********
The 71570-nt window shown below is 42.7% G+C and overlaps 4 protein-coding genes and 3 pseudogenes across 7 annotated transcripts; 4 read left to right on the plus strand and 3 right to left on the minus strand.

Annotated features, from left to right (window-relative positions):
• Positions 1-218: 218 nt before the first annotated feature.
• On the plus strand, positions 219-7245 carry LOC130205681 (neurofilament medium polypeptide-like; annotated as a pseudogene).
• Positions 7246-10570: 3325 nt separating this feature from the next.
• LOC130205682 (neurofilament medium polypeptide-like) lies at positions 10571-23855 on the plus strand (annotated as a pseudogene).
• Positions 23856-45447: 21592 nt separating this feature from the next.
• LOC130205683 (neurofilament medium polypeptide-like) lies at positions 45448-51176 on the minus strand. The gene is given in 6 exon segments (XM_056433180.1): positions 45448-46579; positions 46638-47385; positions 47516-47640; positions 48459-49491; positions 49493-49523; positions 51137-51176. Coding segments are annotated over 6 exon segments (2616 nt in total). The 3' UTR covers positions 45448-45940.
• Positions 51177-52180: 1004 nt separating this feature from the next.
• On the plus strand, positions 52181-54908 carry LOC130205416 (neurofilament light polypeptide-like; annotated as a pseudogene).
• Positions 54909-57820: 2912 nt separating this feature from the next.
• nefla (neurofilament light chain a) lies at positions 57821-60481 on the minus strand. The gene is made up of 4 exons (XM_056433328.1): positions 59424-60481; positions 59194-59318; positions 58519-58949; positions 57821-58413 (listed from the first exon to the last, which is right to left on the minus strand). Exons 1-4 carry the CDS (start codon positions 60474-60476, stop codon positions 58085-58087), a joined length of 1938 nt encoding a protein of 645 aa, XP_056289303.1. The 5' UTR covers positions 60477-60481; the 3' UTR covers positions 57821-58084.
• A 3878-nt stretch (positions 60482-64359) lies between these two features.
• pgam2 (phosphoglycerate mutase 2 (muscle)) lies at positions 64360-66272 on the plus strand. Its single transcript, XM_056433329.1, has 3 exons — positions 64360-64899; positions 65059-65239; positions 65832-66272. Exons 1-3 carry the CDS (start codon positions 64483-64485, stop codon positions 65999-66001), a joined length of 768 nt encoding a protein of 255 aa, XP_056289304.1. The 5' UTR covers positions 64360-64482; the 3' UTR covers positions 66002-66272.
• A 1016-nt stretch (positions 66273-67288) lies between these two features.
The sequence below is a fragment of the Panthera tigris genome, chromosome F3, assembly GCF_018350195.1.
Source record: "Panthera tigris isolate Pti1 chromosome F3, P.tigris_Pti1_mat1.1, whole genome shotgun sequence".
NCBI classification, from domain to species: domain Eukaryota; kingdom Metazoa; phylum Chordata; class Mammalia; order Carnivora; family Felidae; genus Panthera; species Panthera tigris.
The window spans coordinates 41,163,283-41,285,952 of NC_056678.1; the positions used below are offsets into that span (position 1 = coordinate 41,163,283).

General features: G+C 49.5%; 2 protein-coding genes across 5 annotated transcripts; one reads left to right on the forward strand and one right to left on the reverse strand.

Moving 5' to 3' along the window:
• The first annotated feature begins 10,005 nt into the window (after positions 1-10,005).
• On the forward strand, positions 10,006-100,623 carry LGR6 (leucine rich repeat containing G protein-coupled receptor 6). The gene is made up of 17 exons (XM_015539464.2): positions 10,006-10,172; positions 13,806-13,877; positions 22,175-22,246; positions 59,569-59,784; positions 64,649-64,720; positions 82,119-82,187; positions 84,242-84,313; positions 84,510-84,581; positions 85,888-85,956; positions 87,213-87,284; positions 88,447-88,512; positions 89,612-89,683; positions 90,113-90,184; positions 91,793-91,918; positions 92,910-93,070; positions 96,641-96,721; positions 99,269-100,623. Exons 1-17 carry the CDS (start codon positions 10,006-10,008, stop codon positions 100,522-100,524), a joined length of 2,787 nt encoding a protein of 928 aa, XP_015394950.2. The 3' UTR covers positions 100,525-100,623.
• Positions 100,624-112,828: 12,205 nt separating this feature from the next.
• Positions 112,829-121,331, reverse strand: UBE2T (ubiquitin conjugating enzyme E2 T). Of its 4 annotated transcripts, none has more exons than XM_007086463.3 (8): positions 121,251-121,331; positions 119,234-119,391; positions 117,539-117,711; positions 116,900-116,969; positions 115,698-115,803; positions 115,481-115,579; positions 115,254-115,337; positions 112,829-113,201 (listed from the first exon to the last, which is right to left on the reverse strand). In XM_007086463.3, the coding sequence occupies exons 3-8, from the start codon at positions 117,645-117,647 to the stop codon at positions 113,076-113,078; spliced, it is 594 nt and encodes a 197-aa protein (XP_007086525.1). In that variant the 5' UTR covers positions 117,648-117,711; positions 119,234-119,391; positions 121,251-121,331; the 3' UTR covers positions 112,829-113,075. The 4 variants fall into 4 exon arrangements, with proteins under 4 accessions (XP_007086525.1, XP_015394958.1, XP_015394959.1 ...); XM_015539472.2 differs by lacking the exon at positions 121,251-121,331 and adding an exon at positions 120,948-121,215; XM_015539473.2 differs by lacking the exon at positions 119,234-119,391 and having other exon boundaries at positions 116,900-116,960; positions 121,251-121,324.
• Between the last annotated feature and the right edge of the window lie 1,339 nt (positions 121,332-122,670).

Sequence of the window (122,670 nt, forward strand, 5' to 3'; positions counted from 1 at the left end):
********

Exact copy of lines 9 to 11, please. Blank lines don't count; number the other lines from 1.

• Positions 51177-52180: 1004 nt separating this feature from the next.
• On the plus strand, positions 52181-54908 carry LOC130205416 (neurofilament light polypeptide-like; annotated as a pseudogene).
• Positions 54909-57820: 2912 nt separating this feature from the next.